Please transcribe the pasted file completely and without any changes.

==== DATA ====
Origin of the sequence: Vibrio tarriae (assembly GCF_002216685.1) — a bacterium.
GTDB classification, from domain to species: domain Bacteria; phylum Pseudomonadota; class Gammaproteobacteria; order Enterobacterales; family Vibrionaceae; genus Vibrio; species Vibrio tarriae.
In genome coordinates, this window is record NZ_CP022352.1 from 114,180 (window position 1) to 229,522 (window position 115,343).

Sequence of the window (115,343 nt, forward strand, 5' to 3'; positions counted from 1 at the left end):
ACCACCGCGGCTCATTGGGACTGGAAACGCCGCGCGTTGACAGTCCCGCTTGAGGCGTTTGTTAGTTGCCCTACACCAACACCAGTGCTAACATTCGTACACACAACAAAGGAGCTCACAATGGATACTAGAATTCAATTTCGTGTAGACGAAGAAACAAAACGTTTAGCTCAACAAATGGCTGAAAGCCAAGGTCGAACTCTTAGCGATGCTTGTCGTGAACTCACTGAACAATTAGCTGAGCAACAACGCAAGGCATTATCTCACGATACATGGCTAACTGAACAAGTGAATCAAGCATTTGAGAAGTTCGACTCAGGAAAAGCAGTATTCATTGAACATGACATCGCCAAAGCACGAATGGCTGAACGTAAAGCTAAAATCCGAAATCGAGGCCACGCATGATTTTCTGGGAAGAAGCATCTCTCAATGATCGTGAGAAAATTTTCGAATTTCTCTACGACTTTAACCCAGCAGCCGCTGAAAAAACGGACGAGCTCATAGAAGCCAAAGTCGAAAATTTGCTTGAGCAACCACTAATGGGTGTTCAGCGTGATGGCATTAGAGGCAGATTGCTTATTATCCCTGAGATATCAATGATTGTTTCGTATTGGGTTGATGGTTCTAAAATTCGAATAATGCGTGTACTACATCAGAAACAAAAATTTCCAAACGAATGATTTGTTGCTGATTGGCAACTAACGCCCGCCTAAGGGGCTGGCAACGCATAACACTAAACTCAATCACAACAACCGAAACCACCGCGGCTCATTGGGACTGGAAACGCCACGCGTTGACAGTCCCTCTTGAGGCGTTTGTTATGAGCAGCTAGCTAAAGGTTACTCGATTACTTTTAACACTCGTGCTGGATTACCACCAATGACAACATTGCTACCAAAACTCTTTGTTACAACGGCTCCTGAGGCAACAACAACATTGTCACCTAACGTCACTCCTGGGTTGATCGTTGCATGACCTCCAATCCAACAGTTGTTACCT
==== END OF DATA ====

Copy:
Origin of the sequence: Vibrio tarriae (assembly GCF_002216685.1) — a bacterium.
GTDB classification, from domain to species: domain Bacteria; phylum Pseudomonadota; class Gammaproteobacteria; order Enterobacterales; family Vibrionaceae; genus Vibrio; species Vibrio tarriae.
In genome coordinates, this window is record NZ_CP022352.1 from 114,180 (window position 1) to 229,522 (window position 115,343).

Sequence of the window (115,343 nt, forward strand, 5' to 3'; positions counted from 1 at the left end):
ACCACCGCGGCTCATTGGGACTGGAAACGCCGCGCGTTGACAGTCCCGCTTGAGGCGTTTGTTAGTTGCCCTACACCAACACCAGTGCTAACATTCGTACACACAACAAAGGAGCTCACAATGGATACTAGAATTCAATTTCGTGTAGACGAAGAAACAAAACGTTTAGCTCAACAAATGGCTGAAAGCCAAGGTCGAACTCTTAGCGATGCTTGTCGTGAACTCACTGAACAATTAGCTGAGCAACAACGCAAGGCATTATCTCACGATACATGGCTAACTGAACAAGTGAATCAAGCATTTGAGAAGTTCGACTCAGGAAAAGCAGTATTCATTGAACATGACATCGCCAAAGCACGAATGGCTGAACGTAAAGCTAAAATCCGAAATCGAGGCCACGCATGATTTTCTGGGAAGAAGCATCTCTCAATGATCGTGAGAAAATTTTCGAATTTCTCTACGACTTTAACCCAGCAGCCGCTGAAAAAACGGACGAGCTCATAGAAGCCAAAGTCGAAAATTTGCTTGAGCAACCACTAATGGGTGTTCAGCGTGATGGCATTAGAGGCAGATTGCTTATTATCCCTGAGATATCAATGATTGTTTCGTATTGGGTTGATGGTTCTAAAATTCGAATAATGCGTGTACTACATCAGAAACAAAAATTTCCAAACGAATGATTTGTTGCTGATTGGCAACTAACGCCCGCCTAAGGGGCTGGCAACGCATAACACTAAACTCAATCACAACAACCGAAACCACCGCGGCTCATTGGGACTGGAAACGCCACGCGTTGACAGTCCCTCTTGAGGCGTTTGTTATGAGCAGCTAGCTAAAGGTTACTCGATTACTTTTAACACTCGTGCTGGATTACCACCAATGACAACATTGCTACCAAAACTCTTTGTTACAACGGCTCCTGAGGCAACAACAACATTGTCACCTAACGTCACTCCTGGGTTGATCGTTGCATGACCTCCAATCCAACAGTTGTTACCT